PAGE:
Reply With Quote Quick reply to this message
 
Old 11-18-2008, 06:52 PM
 
Location: Riverdale, Bronx, NY
138 posts, read 593,364 times
Reputation: 53
My roomate is a guard at the MET. i love it there. i like to brag to my artsy friends of how i've taken a nap in the modern wing before :P
Reply With Quote Quick reply to this message
 
Old 11-19-2008, 02:11 AM
 
Location: Portlandia "burbs"
10,229 posts, read 16,235,990 times
Reputation: 26005
Most museums pieces are carefully donated by the international curators. Others are on loan for a certain amount of time. Others, like the Temple of Dendur, were given to The Met as a gift FOR being saved. Otherwise, it would have likely ended up in ruble.

I was there in late-Sept, and I am grateful for the awesome display that I had the fortune to see. Not only is it fascinating to be right there in front of such ancient pieces, it is also a VERY educational experience. They should be shared.
Reply With Quote Quick reply to this message
 
Old 11-19-2008, 02:05 PM
 
2,312 posts, read 7,498,574 times
Reputation: 908
I wish it all were as nice and clean as Bluesbabe describes. But I'm afraid it's not true. Antiquities trading is not a fair game.
Reply With Quote Quick reply to this message
 
Old 11-19-2008, 06:28 PM
 
101 posts, read 162,227 times
Reputation: 53
Quote:
Originally Posted by Bluesbabe View Post
Most museums pieces are carefully donated by the international curators. Others are on loan for a certain amount of time. Others, like the Temple of Dendur, were given to The Met as a gift FOR being saved. Otherwise, it would have likely ended up in ruble.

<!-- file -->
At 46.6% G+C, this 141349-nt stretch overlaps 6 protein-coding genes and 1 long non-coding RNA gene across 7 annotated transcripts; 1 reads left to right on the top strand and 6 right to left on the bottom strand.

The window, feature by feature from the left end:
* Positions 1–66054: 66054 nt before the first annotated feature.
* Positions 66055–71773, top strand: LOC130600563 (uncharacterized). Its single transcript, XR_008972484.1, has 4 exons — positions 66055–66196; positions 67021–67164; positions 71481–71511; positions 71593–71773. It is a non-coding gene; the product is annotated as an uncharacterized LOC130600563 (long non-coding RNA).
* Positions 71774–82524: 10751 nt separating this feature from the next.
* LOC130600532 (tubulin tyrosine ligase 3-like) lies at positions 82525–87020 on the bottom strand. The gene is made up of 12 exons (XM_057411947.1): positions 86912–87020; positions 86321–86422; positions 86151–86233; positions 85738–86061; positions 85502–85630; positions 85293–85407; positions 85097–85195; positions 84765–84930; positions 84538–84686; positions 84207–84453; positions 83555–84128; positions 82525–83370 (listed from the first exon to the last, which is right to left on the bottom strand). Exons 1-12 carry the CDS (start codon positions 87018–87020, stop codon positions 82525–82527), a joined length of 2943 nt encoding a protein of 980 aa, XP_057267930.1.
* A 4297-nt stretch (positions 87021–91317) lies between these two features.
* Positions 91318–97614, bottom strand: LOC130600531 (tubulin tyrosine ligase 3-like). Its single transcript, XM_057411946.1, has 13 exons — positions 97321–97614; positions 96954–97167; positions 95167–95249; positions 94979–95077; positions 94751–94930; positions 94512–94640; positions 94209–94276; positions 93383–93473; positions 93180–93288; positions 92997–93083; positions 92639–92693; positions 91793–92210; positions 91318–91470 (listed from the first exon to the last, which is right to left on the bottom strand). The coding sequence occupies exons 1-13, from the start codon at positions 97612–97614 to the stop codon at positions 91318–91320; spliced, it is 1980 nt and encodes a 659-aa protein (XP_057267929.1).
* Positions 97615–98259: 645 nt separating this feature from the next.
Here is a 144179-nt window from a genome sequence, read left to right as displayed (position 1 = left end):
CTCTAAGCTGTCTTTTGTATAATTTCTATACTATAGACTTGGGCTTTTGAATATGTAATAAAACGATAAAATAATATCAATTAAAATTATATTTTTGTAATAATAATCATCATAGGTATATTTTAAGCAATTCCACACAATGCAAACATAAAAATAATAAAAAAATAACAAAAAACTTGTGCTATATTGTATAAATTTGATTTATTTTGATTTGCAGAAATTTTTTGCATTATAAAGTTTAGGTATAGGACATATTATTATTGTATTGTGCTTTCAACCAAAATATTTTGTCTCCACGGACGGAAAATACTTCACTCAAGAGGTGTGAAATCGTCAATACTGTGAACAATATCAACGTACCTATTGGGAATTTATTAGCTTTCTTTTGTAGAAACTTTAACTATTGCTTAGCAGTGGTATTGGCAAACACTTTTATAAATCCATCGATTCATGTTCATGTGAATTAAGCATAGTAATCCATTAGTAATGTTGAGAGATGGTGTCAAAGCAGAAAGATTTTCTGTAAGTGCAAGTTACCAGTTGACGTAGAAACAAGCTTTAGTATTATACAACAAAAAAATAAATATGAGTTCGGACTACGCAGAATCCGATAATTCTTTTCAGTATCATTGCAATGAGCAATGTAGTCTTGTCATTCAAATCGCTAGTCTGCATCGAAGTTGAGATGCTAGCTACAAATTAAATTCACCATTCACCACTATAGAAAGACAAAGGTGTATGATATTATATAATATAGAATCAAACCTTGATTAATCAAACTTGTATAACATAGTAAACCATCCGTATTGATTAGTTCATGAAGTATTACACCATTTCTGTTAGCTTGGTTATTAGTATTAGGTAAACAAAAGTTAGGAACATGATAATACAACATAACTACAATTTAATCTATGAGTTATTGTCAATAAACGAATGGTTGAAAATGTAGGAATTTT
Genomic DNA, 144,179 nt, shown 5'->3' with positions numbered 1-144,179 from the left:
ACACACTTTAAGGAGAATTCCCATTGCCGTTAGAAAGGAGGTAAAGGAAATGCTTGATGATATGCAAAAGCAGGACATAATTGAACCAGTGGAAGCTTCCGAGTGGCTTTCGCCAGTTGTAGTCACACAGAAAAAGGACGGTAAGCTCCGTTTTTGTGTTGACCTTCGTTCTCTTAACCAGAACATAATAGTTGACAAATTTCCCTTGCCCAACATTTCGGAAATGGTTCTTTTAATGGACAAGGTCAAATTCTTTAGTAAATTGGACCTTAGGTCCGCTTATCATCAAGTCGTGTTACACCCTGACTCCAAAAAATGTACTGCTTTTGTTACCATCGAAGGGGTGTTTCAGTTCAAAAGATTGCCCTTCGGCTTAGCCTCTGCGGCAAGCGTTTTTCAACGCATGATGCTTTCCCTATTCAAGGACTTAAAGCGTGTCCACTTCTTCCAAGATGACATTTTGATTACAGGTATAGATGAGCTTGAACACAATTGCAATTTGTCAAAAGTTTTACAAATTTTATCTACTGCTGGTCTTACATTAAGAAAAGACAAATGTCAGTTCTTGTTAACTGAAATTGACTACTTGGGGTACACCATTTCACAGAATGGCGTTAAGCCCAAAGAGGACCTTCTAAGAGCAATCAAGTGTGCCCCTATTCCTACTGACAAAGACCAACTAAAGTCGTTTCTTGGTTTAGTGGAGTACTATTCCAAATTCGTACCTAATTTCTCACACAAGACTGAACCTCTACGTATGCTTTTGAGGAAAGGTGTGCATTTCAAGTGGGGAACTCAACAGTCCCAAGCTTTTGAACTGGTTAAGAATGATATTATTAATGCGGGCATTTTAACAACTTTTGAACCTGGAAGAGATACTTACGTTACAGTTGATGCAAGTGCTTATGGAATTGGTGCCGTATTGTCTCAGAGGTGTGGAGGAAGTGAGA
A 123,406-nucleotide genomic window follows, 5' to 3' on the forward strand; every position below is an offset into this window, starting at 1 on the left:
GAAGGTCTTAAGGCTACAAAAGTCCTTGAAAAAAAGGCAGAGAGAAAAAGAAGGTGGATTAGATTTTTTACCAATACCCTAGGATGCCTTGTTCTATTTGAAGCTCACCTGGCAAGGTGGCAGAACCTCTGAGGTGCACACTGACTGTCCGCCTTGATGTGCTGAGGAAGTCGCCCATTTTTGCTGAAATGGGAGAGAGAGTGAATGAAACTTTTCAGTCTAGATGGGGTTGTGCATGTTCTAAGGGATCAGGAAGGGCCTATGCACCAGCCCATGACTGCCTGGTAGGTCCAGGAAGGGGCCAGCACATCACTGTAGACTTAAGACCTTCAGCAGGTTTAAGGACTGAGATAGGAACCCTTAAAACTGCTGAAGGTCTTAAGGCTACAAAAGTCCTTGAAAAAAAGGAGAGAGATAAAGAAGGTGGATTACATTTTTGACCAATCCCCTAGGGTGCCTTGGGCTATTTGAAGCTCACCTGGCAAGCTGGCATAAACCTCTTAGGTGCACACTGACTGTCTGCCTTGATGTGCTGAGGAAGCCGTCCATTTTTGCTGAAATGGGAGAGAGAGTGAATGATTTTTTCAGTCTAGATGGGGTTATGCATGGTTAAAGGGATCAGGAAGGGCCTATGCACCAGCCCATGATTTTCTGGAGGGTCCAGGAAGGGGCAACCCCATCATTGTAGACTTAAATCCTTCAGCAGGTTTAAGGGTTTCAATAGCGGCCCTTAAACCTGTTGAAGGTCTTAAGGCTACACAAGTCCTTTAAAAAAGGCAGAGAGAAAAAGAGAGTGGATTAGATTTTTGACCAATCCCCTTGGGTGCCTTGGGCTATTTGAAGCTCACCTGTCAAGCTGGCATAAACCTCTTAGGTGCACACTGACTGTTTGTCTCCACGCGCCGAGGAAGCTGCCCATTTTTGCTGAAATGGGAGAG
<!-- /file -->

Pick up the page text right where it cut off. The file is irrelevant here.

I was there in late-Sept, and I am grateful for the awesome display that I had the fortune to see. Not only is it fascinating to be right there in front of such ancient pieces, it is also a VERY educational experience. They should be shared.
This may be true for Western exhibits. I can tell you for 70% of the Chinese exhibits (paintings, porcelain) they are looted from Chinese palaces during the Boxer Rebellion. There's one famous piece that is not "looted":

In 1901, there was a young Chinese Taoist apprentice who was cleaning around the Mogao Caves in China, when he chanced upon a hidden room inside the cave, where thousands of Buddhist artifacts dating from 406 to 1002 CE. These included old paper scrolls in Chinese and many other languages, paintings on hemp, silk or paper, numerous damaged figurines of Buddhas, and other Buddhist paraphernalia. These things would be of immeasurable value to any archeologist. However, this young guy did not understand their value, and was asked by a Hungarian Archeologist Auriel Stein to sell it to him. He sold it in exchange for a Western made toy watch that Stein gave it to him and told him that the toy watch was priceless.